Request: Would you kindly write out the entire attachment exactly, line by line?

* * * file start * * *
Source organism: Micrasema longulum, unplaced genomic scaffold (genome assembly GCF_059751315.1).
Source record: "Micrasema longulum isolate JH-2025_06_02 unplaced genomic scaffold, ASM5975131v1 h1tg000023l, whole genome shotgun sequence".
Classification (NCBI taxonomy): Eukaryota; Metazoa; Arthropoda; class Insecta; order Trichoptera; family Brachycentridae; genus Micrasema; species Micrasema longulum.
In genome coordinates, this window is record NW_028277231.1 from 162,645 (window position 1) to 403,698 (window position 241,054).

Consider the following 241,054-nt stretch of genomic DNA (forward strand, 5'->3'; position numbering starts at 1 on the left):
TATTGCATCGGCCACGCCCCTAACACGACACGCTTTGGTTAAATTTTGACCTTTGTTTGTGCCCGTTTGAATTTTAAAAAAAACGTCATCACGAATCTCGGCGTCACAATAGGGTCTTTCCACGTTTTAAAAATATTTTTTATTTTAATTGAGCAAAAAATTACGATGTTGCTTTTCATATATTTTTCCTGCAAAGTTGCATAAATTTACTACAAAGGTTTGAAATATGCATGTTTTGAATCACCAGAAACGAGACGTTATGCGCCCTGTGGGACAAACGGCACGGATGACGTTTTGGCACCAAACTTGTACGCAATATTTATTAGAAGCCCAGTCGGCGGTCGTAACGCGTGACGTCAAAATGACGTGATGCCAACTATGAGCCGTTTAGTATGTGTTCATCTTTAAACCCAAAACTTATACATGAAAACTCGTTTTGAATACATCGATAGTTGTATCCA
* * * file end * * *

Source organism: Micrasema longulum, unplaced genomic scaffold (genome assembly GCF_059751315.1).
Source record: "Micrasema longulum isolate JH-2025_06_02 unplaced genomic scaffold, ASM5975131v1 h1tg000023l, whole genome shotgun sequence".
Classification (NCBI taxonomy): Eukaryota; Metazoa; Arthropoda; class Insecta; order Trichoptera; family Brachycentridae; genus Micrasema; species Micrasema longulum.
In genome coordinates, this window is record NW_028277231.1 from 162,645 (window position 1) to 403,698 (window position 241,054).

Consider the following 241,054-nt stretch of genomic DNA (forward strand, 5'->3'; position numbering starts at 1 on the left):
TATTGCATCGGCCACGCCCCTAACACGACACGCTTTGGTTAAATTTTGACCTTTGTTTGTGCCCGTTTGAATTTTAAAAAAAACGTCATCACGAATCTCGGCGTCACAATAGGGTCTTTCCACGTTTTAAAAATATTTTTTATTTTAATTGAGCAAAAAATTACGATGTTGCTTTTCATATATTTTTCCTGCAAAGTTGCATAAATTTACTACAAAGGTTTGAAATATGCATGTTTTGAATCACCAGAAACGAGACGTTATGCGCCCTGTGGGACAAACGGCACGGATGACGTTTTGGCACCAAACTTGTACGCAATATTTATTAGAAGCCCAGTCGGCGGTCGTAACGCGTGACGTCAAAATGACGTGATGCCAACTATGAGCCGTTTAGTATGTGTTCATCTTTAAACCCAAAACTTATACATGAAAACTCGTTTTGAATACATCGATAGTTGTATCCA